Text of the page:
Historic house near Airth has history - and a future

Despite a seven year delay, plans to restore historic Dunmore Park House will be allowed to move forward
Despite a seven year delay, plans to restore historic Dunmore Park House will be allowed to move forward

Councillors are not ready to call time on a development that could save one of the grandest properties in the district from falling down.

Plans to restore historic Dunmore Park House near Airth and build dozens of houses in the grounds were given permission by Falkirk Council seven years ago - but nothing has happened since then.

When the planning committee met, officers recommended the major scheme to give the 193-year-old house, the stables and the land a new lease of life now be refused because of the lack of progress.

It was told the original developer, Manor Kingdom, is no longer involved and a significant amount of information needed to take the ‘minded to grant’ decision on to the next stage still missing. Historic Scotland is also still waiting for details before it can decide if listed building consent for the house should be approved.

Despite the problems the committee agreed to continue the application until August.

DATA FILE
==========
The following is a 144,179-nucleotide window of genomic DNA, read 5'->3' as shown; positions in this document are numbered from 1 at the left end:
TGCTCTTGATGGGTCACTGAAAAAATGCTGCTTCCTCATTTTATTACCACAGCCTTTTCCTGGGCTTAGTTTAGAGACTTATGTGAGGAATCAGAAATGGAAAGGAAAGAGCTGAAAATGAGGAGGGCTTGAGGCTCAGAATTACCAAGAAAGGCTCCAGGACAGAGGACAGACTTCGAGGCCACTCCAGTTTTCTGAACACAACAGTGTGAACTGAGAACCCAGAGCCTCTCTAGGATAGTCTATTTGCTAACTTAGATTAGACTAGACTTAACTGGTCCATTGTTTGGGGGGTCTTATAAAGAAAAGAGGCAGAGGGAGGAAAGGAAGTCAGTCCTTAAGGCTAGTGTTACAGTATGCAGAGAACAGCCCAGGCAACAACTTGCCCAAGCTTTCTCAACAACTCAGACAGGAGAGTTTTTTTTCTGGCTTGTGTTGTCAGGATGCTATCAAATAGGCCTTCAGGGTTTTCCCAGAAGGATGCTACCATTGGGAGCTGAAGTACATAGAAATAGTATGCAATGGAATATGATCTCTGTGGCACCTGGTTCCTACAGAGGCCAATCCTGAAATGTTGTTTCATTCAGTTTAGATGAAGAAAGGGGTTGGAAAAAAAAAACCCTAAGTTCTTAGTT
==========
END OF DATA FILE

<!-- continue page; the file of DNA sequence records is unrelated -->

SNP Councillor Steven Carleschi said: “There have been various proposals for the site over the years but this is the only one with any chance of going forward and I’m anxious we don’t lose it. I can understand the reasons for the delays, but the site has great potential and the application offers the opportunity to protect a very important part of our history. This could be its last chance.”

Donald Campbell, the council’s development management co-ordinator, said given the background there is little prospect of outstanding issues being resolved in the near future.

He told the committee: “The terms have not been satisfactorily progressed and it is no longer appropriate to progress them.

“In relation to the listed building application a significant amount of information, including details requested by Historic Scotland, would be required to allow a full assessment to be undertaken prior to a decision being made. Despite requests this has not been submitted.

“If the committee granted listed building consent it would have to be referred to Historic Scotland as the buildings are listed category B. Without the additional information required it is not considered this would be appropriate.”

The committee was told the property owner, Mrs Jeanette Sutherland, is now the applicant. She, her agent and other interested parties were told again last month of the urgent need for progress on the applications to be made.

Mr Campbell said: “The council cannot hold onto these applications indefinitely. The applicant has said she has been approached by interested parties but no details have been submitted.”